9/11 Story – Marine Corps Love

On September 11, 2001, a hijacked plane knifed into the side of the Pentagon. We all know that. What very few people have heard is shortly afterwards, the director of a nursery in the building stood looking at the children in her charge, wondering how to move all of the babies and toddlers to safety.

A marine rushed into the room and asked if she was alright. She needed help and she told him that. He turned and ran out; the woman assumed that he had gone away for good. As she formulated a plan of action, she heard footsteps in the hall. The man had returned—this time, though, he was not alone. At least forty other Marines followed him.

They picked up the babies in their cribs, the toddlers, the helpless infants. They carried them through the halls and to a nearby park, where they arranged the cribs in a circle and set the toddlers in the middle. Then they stood guard outside, never allowing the children to be unattended.

When I first saw this picture, I thought that the man carrying the children was their father. Now I realize that he was not related to them by blood, but by nationality. He is an American. They are American children.

He is not their father, he is their protector. He’s a United States Marine.

H/T to Ann in Arizona

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0 responses to “9/11 Story – Marine Corps Love

  1. This is what it is all about. Americans helping always. The big difference is we are used and abused over seas. Time to step up to the plate and never forget what this country is all about. God save us all.

     
  2. This is such a beautiful story, mythic in its power to tell us what we most need to know: we are one tribe. There may be some bad members, yet we must act for the common good, or fail uncommonly badly. We are all part of the human herd; we forget this first at our peril, and then of all else.

     
    • “yet we must act for the common good, or fail uncommonly badly”

      Try telling that to the moochers, entitlement parasites, professional victims, and America-haters. You are preaching to the wrong people, Joseph.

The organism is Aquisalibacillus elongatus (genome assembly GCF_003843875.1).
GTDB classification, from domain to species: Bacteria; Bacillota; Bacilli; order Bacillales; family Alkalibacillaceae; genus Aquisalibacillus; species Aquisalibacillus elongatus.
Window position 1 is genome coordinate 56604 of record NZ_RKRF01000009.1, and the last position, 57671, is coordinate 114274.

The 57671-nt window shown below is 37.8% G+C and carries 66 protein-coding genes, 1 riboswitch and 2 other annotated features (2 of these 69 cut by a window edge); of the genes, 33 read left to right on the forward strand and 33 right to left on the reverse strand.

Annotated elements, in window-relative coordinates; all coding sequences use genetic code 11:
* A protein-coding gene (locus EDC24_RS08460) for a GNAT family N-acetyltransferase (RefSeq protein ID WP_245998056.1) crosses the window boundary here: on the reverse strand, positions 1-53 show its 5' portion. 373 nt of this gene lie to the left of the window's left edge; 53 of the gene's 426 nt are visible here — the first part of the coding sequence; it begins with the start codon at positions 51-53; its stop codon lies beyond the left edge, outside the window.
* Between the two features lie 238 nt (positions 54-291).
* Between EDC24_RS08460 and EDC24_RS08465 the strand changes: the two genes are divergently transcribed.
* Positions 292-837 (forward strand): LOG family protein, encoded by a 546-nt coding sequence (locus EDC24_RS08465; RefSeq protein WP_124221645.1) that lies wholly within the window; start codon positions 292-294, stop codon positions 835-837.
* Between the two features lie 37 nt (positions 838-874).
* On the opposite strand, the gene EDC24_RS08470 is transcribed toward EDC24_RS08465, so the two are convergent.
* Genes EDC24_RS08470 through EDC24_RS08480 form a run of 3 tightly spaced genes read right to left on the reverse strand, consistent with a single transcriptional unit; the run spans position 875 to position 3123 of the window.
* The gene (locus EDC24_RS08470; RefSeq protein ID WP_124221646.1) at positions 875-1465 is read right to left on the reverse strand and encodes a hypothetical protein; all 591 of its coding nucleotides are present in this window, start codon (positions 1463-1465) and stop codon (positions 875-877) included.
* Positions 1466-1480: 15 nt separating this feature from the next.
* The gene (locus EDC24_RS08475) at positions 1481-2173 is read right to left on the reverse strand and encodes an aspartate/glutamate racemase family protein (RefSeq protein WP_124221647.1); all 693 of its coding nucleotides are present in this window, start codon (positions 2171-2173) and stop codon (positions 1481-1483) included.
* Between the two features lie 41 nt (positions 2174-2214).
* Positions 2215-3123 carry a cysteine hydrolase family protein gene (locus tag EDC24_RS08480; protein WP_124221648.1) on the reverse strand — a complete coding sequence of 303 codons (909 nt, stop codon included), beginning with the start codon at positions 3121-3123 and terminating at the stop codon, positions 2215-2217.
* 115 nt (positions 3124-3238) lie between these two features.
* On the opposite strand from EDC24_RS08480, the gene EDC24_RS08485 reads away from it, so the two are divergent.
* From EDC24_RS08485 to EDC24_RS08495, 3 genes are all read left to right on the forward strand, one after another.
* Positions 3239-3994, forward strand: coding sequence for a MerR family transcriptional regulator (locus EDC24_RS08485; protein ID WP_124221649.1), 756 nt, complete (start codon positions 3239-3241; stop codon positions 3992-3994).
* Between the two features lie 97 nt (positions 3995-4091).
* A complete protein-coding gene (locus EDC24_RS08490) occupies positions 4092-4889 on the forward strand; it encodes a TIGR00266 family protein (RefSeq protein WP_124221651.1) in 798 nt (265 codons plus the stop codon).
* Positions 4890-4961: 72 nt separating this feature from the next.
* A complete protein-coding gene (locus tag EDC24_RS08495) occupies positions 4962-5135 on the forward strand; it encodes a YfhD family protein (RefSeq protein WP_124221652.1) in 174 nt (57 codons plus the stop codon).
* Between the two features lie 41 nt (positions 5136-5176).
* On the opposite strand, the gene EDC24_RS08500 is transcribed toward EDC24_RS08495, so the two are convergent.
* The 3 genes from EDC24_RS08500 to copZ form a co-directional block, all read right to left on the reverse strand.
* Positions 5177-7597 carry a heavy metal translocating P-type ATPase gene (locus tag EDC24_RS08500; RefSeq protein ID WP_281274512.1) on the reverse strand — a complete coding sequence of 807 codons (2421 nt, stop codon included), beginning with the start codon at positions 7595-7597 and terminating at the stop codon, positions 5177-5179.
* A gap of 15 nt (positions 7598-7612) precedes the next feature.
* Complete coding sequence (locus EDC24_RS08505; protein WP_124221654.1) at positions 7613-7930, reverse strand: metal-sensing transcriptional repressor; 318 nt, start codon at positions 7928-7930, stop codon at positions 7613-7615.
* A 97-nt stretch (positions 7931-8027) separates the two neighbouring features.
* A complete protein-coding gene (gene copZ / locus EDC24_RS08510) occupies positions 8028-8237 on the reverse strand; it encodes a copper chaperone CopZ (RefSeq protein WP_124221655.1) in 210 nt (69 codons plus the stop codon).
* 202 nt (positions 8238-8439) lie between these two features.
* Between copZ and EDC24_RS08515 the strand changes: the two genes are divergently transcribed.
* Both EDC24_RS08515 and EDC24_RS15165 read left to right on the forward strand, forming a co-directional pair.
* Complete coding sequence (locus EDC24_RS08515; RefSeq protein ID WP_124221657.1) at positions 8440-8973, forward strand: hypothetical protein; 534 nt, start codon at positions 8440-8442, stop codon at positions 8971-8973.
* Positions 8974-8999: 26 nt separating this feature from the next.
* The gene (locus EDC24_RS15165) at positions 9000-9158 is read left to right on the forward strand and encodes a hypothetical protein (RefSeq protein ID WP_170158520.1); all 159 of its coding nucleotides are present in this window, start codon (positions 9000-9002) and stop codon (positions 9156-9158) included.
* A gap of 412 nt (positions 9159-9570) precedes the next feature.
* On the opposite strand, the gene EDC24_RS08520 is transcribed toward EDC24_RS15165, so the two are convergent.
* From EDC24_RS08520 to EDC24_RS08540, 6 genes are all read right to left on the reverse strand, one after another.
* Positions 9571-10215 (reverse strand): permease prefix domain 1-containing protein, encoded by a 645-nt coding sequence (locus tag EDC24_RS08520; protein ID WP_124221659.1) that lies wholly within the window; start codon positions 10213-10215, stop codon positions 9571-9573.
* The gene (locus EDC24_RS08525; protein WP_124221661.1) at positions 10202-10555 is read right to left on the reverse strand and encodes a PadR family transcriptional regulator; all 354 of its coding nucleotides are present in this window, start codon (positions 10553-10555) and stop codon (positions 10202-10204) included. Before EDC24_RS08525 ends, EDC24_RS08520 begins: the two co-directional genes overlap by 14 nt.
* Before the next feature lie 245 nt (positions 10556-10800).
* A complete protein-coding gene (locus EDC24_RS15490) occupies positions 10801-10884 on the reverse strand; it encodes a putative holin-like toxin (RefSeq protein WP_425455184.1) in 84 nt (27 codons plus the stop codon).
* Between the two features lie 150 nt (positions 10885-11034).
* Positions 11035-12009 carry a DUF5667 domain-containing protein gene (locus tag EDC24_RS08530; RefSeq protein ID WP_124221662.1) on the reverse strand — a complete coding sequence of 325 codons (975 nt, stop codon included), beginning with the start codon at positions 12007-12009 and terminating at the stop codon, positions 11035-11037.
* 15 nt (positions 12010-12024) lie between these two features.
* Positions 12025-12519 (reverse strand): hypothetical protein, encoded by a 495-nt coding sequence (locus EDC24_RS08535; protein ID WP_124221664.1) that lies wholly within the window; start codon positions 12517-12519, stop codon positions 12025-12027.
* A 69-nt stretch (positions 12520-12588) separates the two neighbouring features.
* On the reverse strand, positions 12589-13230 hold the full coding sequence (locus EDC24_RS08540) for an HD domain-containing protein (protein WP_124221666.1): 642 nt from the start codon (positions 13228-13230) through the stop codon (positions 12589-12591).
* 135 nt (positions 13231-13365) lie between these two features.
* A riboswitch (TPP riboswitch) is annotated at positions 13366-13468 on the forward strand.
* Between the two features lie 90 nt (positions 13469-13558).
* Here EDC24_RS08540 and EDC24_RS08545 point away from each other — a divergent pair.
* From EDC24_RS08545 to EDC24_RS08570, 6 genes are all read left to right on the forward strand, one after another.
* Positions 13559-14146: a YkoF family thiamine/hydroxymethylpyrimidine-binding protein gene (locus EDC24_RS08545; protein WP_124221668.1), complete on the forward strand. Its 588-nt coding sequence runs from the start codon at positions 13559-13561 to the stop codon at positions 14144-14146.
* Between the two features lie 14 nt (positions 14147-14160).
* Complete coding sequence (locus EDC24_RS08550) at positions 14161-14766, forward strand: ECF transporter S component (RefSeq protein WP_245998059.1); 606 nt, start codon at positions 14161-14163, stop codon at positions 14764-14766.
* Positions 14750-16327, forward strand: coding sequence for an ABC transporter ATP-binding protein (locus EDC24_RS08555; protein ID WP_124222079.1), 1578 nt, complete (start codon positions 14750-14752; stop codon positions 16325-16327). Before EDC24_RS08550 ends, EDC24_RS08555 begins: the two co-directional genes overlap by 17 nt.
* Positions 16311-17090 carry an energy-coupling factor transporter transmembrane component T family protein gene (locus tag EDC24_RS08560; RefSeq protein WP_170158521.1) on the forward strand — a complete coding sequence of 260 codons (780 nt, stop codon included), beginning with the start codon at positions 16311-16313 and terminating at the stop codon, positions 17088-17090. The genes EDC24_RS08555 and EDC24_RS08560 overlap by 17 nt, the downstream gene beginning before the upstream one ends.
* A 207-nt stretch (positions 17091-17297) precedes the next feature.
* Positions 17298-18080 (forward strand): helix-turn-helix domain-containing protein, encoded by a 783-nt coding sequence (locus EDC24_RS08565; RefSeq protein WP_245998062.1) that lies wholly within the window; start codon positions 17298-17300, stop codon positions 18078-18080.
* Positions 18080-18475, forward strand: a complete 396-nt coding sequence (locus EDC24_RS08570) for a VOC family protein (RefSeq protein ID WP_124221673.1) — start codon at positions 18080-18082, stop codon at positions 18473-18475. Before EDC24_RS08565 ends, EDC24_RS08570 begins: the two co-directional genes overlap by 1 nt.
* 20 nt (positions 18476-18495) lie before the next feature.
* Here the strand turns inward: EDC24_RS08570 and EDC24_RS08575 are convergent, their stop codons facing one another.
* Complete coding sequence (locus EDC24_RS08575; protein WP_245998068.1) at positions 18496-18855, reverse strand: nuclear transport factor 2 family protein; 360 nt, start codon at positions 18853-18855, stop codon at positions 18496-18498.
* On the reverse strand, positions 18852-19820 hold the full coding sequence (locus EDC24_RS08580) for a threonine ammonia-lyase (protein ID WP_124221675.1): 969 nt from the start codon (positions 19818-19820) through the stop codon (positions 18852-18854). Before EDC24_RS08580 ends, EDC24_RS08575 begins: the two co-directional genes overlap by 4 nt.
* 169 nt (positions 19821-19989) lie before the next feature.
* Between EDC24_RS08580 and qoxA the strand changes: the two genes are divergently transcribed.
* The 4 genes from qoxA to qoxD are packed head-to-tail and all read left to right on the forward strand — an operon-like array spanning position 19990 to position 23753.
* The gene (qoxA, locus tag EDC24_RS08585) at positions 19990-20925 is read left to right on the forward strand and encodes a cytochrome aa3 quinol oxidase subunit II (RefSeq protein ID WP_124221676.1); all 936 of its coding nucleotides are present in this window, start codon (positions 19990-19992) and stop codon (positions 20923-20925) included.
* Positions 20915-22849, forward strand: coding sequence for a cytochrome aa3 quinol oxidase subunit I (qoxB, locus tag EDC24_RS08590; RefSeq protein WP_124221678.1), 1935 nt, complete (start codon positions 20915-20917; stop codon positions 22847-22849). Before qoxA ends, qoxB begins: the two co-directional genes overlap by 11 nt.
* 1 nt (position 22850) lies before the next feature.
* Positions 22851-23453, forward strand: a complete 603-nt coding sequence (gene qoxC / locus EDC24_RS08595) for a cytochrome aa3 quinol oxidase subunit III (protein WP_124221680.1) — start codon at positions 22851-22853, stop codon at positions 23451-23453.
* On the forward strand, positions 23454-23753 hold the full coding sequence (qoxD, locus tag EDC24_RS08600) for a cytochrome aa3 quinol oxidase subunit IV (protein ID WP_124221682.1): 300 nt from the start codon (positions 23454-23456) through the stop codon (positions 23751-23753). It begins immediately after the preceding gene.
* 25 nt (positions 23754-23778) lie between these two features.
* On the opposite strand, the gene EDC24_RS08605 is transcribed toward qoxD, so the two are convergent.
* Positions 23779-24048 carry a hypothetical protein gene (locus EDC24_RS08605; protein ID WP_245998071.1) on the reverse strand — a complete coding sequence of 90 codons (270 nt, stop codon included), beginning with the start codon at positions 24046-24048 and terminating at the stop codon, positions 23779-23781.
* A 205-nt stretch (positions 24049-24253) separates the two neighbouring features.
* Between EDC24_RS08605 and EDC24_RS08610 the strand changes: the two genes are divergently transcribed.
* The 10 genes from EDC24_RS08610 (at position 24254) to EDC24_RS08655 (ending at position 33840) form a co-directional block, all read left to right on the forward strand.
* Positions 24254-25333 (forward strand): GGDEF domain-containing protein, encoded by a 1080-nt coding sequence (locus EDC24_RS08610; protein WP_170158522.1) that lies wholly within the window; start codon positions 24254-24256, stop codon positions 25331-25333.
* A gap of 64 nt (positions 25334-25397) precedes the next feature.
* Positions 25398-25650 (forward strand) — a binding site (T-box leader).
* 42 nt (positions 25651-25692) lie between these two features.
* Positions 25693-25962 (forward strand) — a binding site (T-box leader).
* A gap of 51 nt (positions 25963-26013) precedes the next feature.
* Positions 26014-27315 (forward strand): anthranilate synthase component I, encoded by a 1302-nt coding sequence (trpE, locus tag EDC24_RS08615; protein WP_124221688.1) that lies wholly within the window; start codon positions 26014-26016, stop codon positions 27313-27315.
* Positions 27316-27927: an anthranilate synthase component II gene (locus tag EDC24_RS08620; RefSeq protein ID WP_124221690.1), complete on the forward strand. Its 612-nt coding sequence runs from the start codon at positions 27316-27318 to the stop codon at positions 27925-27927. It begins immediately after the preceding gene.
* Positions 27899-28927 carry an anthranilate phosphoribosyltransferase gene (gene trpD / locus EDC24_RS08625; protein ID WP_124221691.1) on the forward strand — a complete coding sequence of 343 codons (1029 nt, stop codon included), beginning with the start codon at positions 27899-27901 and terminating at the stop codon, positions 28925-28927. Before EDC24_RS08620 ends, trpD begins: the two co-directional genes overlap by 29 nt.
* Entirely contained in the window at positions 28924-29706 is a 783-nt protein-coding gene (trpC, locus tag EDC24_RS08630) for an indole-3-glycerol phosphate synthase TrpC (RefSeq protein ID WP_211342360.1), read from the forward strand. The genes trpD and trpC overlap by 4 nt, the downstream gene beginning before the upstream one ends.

• No, I’m not preaching as such, just reminding us that the ones who do fail badly –and, Yes, I’ve seen the appalling mooching mother rolling in her entitlements– will gradually be edged to the fringes of the herd, no longer receive support from their fellow folk, and then be taken down by others outside the herd. We see it endlessly in African documentaries, Canadian caribou, etc., etc., over and again. It is they –not we– who have acted uncommonly badly. I’ve ceased supporting those who will not seize the work opportunity I extend them: they have their reward, which is nothing, nothing at all, spiritually or materially.

         
  3. Proud to have marines…

     
  4. Many thanks, Granny, and that comes w/a ditto and “Amen!” from an appreciative me.

     
  5. Bless you, LTG, for reminding us that there still is good in the world, worth fighting for.

     
  6. I don’t mean to ruin the meaning of this picture, but factually you’re incorrect. I actually met this man, as he visited my highschool and told us his story about how he had lost his wife in the pentagon on 9-11, and mentioned this somewhat “famous” picture. He spoke that this was actually him carrying his two children to safety. He said there was in fact a camera man following him, and he comedically remarked to the photographer, “I’m going to need your contact information. My wife is going to want a copy of these.” Anyhow, this is in fact the children’s father, and he is not a Marine. He works at the National Intelligence Agency. He did however return to the site and help many other children to safety & their parents. So, Marine or not, this picture does really tell a story of how our nation came together on 9-11.

     

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